Richard Threlkeld Cox

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Richard Threlkeld Cox
Born (1898-08-02)August 2, 1898
Died May 2, 1991(1991-05-02) (aged 92)
Nationality American
Occupation Physics professor
Known for Cox's theorem

Richard Threlkeld Cox (August 5, 1898 – May 2, 1991) was a professor of physics at Johns Hopkins University, known for Cox's theorem relating to the foundations of probability.[1]


He was born in Portland, Oregon, the son of attorney Lewis Cox and Elinor Cox. After Lewis Cox died, Elinor Cox married John Latané, who became a professor at Johns Hopkins University in 1913. In 1915 Richard enrolled at Johns Hopkins University to study physics, but his studies were cut short when he was drafted for World War I. He stayed in the US after being drafted and returned to Johns Hopkins University after the war, completing his BA in 1920. He earned his PhD in 1924; his dissertation was A Study of Pfund's Pressure Gauge.[1]

He taught at New York University (NYU) from 1924 to 1943, before returning to JHU to teach. He studied probability theory, the scattering of electrons, and the discharges of electric eels.[1] Richard Cox's most important work was Cox's theorem.[2]

His wife, Shelby Shackleford (1899 Halifax, Virginia – 1987), whom he married in 1926, was an accomplished artist and illustrated Electric Eel Calling, a book on electric eels.[1]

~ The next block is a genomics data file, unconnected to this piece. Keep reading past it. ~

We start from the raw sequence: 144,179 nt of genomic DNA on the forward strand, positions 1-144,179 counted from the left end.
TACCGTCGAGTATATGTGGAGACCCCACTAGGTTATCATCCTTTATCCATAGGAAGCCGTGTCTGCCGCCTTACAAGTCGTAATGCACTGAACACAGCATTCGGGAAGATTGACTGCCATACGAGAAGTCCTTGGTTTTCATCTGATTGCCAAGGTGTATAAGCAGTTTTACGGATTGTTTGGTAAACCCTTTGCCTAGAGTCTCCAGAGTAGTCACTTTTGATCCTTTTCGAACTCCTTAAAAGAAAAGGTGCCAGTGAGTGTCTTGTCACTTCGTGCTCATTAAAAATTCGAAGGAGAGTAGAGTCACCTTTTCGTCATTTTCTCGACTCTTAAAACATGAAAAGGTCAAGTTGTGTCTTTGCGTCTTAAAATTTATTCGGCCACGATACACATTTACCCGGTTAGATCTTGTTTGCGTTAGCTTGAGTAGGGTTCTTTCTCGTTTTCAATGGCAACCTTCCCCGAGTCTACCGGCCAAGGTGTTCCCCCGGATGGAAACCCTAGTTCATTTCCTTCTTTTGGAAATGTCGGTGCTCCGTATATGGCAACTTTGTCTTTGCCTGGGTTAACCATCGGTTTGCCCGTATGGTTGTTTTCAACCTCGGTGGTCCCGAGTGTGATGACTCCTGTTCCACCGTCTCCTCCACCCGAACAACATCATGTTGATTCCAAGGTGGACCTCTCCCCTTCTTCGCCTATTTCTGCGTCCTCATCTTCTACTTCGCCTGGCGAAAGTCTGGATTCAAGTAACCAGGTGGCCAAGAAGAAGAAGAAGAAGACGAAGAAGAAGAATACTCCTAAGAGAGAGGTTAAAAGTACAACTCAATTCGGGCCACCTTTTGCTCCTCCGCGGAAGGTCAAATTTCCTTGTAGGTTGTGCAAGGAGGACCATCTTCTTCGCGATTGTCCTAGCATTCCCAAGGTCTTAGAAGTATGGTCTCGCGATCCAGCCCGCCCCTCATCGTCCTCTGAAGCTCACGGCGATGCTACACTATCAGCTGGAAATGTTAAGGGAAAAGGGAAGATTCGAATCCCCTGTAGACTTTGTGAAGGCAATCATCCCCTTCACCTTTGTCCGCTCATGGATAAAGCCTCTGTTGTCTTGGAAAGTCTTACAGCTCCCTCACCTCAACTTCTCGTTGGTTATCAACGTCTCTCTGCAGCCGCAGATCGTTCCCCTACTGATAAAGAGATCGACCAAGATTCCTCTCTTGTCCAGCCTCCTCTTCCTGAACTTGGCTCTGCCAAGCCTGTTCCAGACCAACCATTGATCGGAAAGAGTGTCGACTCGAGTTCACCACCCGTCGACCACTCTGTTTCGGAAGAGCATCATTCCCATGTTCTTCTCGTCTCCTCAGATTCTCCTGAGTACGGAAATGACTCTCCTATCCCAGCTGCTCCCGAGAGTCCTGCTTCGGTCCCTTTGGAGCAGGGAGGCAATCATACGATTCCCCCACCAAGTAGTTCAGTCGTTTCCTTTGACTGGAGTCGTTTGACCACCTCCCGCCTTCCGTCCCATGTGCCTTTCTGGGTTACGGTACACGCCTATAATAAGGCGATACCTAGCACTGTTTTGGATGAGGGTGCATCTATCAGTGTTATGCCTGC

He died on May 2, 1991.

Selected works[edit]

  • Cox, R. T., "Of Inference and Inquiry - An Essay in Inductive Logic", In The Maximum Entropy Formalism, Ed. Levine and Tribus, M.I.T. Press, 1979.
  • Cox, R. T. (1946). "Probability, Frequency and Reasonable Expectation". American Journal of Physics. 14: 1–10. Bibcode:1946AmJPh..14....1C. doi:10.1119/1.1990764. 
  • The Algebra of Probable Inference, Johns Hopkins University Press, Baltimore, MD, (1961).


  1. ^ a b c d Tribus, Myron (2002), "An appreciation of Richard Threlkeld Cox", Bayesian Inference and Maximum Entropy Methods in Science and Engineering (4-9 August 2001, Baltimore, Maryland, USA), AIP Conf. Proc., 617, pp. 3–20, doi:10.1063/1.1477035 .
  2. ^ Van Horn, Kevin S. (2003), "Constructing a logic of plausible inference: a guide to Cox's theorem", International Journal of Approximate Reasoning, 34 (1): 3–24, doi:10.1016/S0888-613X(03)00051-3, MR 2017777 .

External links[edit]